A panel at the 7th Annual Homeland Security Law Institute event in March raised the specter of an international hacking incident.
The panel — composed of senior attorneys from the CIA, FBI, Office of the Director of National Intelligence and the Justice Department’s National Security Division — presented a hypothetical scenario involving a defense contractor that had an agreement with a U.S.-based cloud computing company.
The hypothetical company stored highly sensitive data, including satellite design documents, and notified the defense contractor that its data center in a Southeast Asian country was hacked and a large amount of data was exfiltrated. There is reason to believe the attack is ongoing, some of the data was stolen, and the event is an inside job involving an employee of the company with administration, root-level access to the network, who is sympathetic to the ideals of the hacking group claiming credit for the incident.
Why raise this topic in a column generally directed at import-export issues? Does your company have a Web site on which goods are offered for sale to the public? If so, the above hypothetical presents a vey real potential nightmare.
Unlike the defense contractor, which has a duty to report to the Department of Defense that its data was hacked, you, as an international trader, generally don’t have a similar legal obligation because of the nature of your business. If you’re selling goods through your Web site, however, you have collected personal data, such as names, addresses and credit card details. If you discover you were hacked, how long can you take, or should you take, before notifying your customers?
Your sales likely are to many countries. Assuming you have proper screening software, you have eliminated sales to prohibited end-users and end-uses, but what about the privacy rights of those to whom you have sold your products?
U.S. laws are quite different from those in the European Union. EU data privacy rights are quite strict. Those rights protect “any information relating to an identified or identifiable natural person; an identifiable person is one who can be identified, directly or indirectly, in particular, by reference to an identification number or to one or more factors specific to his physical, physiological, mental, economic, cultural or social identity.”
The burden is put on the controller to comply, meaning he who collects the data must ensure it remains confidential and applies if you’re located in the EU, but equally when you use equipment located in the EU.
Have you checked lately where the vendor you use to store your data locates his servers? Does your contract with that vendor require advance notice of new servers being put into use so you know the country of their location and can opt out to comply with relevant U.S. laws?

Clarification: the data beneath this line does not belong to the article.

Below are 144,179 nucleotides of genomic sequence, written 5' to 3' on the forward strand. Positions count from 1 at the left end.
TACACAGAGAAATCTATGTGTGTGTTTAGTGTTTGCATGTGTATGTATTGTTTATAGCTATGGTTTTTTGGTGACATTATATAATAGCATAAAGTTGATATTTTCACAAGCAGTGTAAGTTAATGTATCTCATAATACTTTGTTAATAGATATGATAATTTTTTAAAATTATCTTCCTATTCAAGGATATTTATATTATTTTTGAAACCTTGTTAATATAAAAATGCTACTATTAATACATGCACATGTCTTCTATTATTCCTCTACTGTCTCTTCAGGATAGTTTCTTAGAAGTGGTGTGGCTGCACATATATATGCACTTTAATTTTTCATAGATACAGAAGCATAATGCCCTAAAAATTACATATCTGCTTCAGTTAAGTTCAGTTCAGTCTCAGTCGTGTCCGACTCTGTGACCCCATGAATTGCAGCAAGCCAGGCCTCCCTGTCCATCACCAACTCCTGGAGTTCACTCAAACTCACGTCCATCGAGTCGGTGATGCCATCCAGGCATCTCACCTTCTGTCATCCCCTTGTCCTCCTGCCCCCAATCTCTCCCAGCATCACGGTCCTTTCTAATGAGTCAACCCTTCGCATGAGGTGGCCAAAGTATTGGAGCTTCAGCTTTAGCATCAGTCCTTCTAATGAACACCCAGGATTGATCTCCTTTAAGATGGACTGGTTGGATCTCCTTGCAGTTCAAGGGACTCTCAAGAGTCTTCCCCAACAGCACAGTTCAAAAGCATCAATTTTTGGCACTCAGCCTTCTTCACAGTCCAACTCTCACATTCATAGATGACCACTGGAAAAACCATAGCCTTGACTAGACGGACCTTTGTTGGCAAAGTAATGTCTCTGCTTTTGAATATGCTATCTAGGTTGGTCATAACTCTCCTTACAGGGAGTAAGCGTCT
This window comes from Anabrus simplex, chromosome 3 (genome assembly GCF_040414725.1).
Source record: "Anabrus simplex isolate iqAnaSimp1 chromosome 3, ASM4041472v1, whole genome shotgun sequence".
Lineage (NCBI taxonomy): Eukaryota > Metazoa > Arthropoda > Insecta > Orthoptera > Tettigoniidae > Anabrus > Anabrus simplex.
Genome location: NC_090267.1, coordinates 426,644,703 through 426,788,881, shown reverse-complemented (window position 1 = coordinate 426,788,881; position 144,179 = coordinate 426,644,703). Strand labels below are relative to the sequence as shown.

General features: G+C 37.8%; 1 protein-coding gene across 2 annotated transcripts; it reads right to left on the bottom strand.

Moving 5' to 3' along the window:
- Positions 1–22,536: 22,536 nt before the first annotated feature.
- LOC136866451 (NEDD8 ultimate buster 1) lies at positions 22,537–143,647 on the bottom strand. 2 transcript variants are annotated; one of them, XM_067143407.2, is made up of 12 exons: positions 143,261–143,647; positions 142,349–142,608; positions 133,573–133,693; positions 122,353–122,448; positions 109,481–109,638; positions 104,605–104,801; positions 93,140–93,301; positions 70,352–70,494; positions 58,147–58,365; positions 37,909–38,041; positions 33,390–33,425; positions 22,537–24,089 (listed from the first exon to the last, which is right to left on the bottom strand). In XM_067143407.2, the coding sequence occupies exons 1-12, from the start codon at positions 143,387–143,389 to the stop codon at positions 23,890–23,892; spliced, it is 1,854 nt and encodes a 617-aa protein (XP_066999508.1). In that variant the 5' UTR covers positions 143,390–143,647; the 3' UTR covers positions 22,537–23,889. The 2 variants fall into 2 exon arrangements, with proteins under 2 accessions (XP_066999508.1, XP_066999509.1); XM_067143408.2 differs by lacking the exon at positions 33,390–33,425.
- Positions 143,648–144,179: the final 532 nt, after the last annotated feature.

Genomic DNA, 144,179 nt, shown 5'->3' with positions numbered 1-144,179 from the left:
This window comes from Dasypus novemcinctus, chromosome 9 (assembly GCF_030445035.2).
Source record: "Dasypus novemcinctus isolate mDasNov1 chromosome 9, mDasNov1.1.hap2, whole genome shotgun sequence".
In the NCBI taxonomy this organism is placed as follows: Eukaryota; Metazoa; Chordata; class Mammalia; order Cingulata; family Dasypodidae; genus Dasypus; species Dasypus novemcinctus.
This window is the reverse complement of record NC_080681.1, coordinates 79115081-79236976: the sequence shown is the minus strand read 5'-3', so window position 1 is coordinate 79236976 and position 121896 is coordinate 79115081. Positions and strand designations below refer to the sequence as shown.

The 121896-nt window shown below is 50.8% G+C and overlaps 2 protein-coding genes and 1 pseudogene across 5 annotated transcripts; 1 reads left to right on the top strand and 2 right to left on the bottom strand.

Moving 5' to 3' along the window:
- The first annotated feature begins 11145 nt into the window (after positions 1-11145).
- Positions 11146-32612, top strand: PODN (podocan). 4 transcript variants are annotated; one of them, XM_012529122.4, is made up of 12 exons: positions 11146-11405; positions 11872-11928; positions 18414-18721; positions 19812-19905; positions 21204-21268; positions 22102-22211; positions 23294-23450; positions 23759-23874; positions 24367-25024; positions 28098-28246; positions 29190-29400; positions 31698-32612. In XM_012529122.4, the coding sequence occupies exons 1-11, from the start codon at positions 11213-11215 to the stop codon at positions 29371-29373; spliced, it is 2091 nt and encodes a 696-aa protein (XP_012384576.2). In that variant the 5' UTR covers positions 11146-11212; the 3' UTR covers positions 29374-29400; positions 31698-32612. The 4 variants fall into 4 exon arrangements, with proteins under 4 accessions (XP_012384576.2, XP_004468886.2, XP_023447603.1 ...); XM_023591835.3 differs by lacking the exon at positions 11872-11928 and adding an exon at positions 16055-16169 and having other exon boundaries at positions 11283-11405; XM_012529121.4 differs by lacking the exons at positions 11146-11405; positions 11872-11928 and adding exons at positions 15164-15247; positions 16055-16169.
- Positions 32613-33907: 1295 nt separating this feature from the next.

Although there’s no question the EU’s laws are quite strict, U.S. laws are not much more liberal. And the laws within the U.S. differ from state to state. In all but a few states, some sort of immediate or at least prompt notice to those whose data has been exposed is mandated.
In some states, the requirements as to how data subject to privacy is to be maintained is detailed, laying out the exact steps required. Regardless of the legal framework, companies would be foolish to collect personal data, discover a breach and then conceal it for any length of time. If you’re going to wait to disclose, the only legitimate excuse seems to be cooperation with law enforcement.
If you’re the cloud computing company, however, do you really want to let the world know your supposedly secure database can be breached, even if it’s an inside job by a disgruntled employee? Probably not.
Are the rules different if you don’t sell product through your Web site, but only advertise on it? Of course, because you presumably don’t collect personal data.
The definition of personal data can be broad. California’s definition includes an individual’s first name or initial and his or her last name in combination with any one or more of the following data elements, when either the name or the data elements are not encrypted or redacted: social security number; driver’s license number or California identification card number; account number, credit or debit card number, in combination with any required security code, access code, or password that would permit access to an individual's financial account; medical information.
While, admittedly, international traders don’t generally collect medical information (unless they are in a business that deals in medical-related products), they often collect other personal data. For example, as a customs broker or freight forwarder, you might obtain an individual’s name and Social Security number to file the entry or transmit via the Automated Export System on the person’s behalf. You also might obtain an individual’s name and a copy of his driver’s license to establish his bona fides.
If you sell goods to individuals, regardless of whether it’s online or through more traditional means, you again regularly obtain the same types of data mentioned above from your customers in filling their orders. How much of this personal data is somewhere in your computer system? For all of us, the answer is it can be found in electronic format somewhere in our systems.
Susan Kohn Ross is an international trade attorney with Mitchell Silberberg & Knupp in Los Angeles. Contact her at firstname.lastname@example.org.